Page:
During our third quarter watchprocess, we downgraded 35% fewer dollar than the second quarter, upgraded 18%more and transferred 37% less dollars to special loans. While one quarter doesnot constitute a trend, there is some early evidence that the riskiercommercial credit has been identified and stabilized. It is noted that thedisclosed watchlist table includes all occurring commercial watch loans,including those managed in our special loans workout unit.

Dollars in this workout grouphave more than doubled this year. However, we believe that early identificationof deteriorating credits is a basis for proactive credit risk resolution. Thatprocess is working. On a previous call, we had indicated our intension toconduct a review of the non-watch pass investment commercial real estatecredits.

To ensure that risk ratings wereaccurate, and that credit risk management practices appropriate for eachexposure were being implemented. At September 30, '07, $495 million incommercial real estate pass credits hit the size and risk parameters for thisreview.

To date, we have reviewed $204million or 41% of this identified exposure with the remaining 59% beingreviewed later this month. From this first assessment of these past credits, wedowngraded 14% resulting in a relatively minor increase in loan loss reserve.

The extent to which our nextscheduled review, mirror these results, we can suggests that there are nomaterial unidentified commercial real estate exposures lurking in theportfolio. You will recall that we have been diving into and slicing thisentire portfolio from nearly a year now. And I believe the large majority ofthe goblins have been disclosed and are being worked.

30 to 89 delinquencies haveremained constant at $178.1 million or 1.93% of the portfolio. While thecommercial real estate loan delinquencies have increased slightly, residentialmortgage delinquencies at 2.58% of the mortgage portfolio did not change fromthe second quarter.

While we have experienced someincrease in our 60-day delinquent residential mortgage portfolio, there is noevidence yet that these will translate into the larger nonperforming levels. Weare monitoring the residential mortgage portfolio for potential reaction to Armre-pricing. ARMs represent 60% of our retained portfolio, and nearly 35% of theARM portfolio will re-price over the next five quarters.

At the risk of repeating myself,Citizens is not in the subprime business. 30 to 89 delinquencies in theconsumer portfolio are well within our historical seasonal ranges, includingboth home equity and indirect, which you recall is mainly Marine and RV.

Before differing to Charlie, Iconclude by observing to no one's surprise that the Midwest's, specifically Michigan, economicenvironment is impacting the historical performance of our loan portfolios,particularly commercial real estate.

We have implemented numerousproactive credit risk management practices in order to identify deterioratingloan assets early. Work them aggressively, yet prudently, in balance with ourcapital management strategies and utilize our reserves thoughtfully. We will,with confidence successfully work through the issues confronting both Citizensand the other banks with significant Michiganexposure. Charlie?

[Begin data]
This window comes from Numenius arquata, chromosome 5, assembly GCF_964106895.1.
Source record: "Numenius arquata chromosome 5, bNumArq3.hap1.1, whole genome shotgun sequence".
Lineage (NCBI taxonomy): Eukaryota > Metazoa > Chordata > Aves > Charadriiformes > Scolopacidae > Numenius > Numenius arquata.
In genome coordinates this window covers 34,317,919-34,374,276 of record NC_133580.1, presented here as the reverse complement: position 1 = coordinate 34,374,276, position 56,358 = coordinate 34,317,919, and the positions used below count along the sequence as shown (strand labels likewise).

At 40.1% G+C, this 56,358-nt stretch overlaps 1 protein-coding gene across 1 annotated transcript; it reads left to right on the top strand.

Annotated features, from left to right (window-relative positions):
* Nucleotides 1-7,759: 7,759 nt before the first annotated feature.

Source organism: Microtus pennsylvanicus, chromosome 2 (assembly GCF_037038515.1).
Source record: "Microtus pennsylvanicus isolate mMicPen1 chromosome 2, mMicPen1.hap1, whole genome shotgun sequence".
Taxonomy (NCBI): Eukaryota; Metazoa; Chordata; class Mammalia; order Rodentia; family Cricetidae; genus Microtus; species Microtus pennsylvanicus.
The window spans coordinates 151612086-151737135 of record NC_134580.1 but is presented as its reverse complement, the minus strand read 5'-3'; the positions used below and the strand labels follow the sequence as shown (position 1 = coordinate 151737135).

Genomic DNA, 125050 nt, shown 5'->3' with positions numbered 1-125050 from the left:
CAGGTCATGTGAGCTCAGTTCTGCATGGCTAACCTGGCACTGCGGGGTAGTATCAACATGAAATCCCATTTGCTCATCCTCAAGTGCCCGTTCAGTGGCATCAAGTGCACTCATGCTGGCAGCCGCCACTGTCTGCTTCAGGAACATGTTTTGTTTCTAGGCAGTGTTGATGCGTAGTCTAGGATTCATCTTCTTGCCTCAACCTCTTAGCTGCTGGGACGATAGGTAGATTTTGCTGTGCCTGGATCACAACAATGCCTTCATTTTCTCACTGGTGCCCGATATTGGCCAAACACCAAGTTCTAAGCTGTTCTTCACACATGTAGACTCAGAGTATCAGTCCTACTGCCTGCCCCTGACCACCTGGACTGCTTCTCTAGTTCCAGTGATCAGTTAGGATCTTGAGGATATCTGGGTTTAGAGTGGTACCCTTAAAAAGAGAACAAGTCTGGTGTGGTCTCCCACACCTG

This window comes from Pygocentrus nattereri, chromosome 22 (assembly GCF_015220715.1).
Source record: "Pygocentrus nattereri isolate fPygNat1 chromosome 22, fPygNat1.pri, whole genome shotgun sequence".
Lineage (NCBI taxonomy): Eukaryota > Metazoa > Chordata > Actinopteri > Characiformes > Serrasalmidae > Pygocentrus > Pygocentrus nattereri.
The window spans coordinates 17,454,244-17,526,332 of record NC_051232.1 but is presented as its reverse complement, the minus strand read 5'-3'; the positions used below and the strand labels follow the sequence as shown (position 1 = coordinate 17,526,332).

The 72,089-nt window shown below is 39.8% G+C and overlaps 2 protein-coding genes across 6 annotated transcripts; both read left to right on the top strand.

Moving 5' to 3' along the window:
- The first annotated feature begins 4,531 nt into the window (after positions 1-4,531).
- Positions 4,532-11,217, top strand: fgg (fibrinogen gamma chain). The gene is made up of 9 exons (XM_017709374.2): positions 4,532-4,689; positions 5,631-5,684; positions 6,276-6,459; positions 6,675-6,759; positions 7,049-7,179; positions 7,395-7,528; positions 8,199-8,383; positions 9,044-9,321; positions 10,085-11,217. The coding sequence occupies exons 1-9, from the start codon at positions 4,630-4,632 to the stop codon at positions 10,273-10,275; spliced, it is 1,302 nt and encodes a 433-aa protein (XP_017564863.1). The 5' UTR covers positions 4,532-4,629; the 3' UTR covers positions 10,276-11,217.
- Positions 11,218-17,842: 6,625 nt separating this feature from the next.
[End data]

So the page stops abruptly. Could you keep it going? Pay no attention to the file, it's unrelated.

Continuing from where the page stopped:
Charlie Christy

Thanks, John. Before, I reviewthe financial highlights, it should be noted that the third quarter of 2006still represents the legacy Citizens only, while the first, second and thirdquarters of 2007 on acquired basis. And for most of the differences, you see inthe report between the third quarter of '07 and the third quarter of '06, aredue to incorporating in Republic.

Net income for the quarter was$31.8 million, which equates an EPS of $0.42 per diluted share, and ROA of$0.96 and an ROE of 8.2%, all of which were in line with our expectations andslightly stronger than in consensus.

Following normal practices ofpresenting non-GAAP information, which excludes restructuring and mergerrelated expenses, and the amortization of core deposit intangibles, our coreoperating earnings were $34.2 million. Merger related expenses for the quarterin that were $1.0 million, which equates to $0.01 impact to GAAP EPS, and coredeposit intangibles amortization was $2.8 million, which equates to a $0.02impact to GAAP EPS. Therefore both adjustments generate a core EPS of $0.45 perdiluted share. As in the balance sheet adjustments in goodwill and core depositintangible assets, a return on the average tangible assets was $110 and ourreturn average tangible equity was 18.6%.

Key highlights for the quarter,we are still on track to achieve our target in annual cost savings of $31million, where 70% was expected to be realized in 2007 or 100% in 2008. Sincethe merger was announced in June of 2006, we immediately began to reduce our coststructure in order to meet these goals. Therefore, when you adjust our thirdquarter 2007 total NIE by the $1 million merger-related expenses, we are at theexpected NIE levels that basically exceed the target of $31 million annual costbase.

As we have noted before, we haveused the additional saving to help fund revenue generating initiatives in ourhigh growth market place, Northeast Ohio, East Central Wisconsin, and Southeast Michigan. So let's be clear. We are not donewith our cost saving initiatives. We realized it's important for our bank tocontinue to build efficiencies in our products, services, people, processes andculture.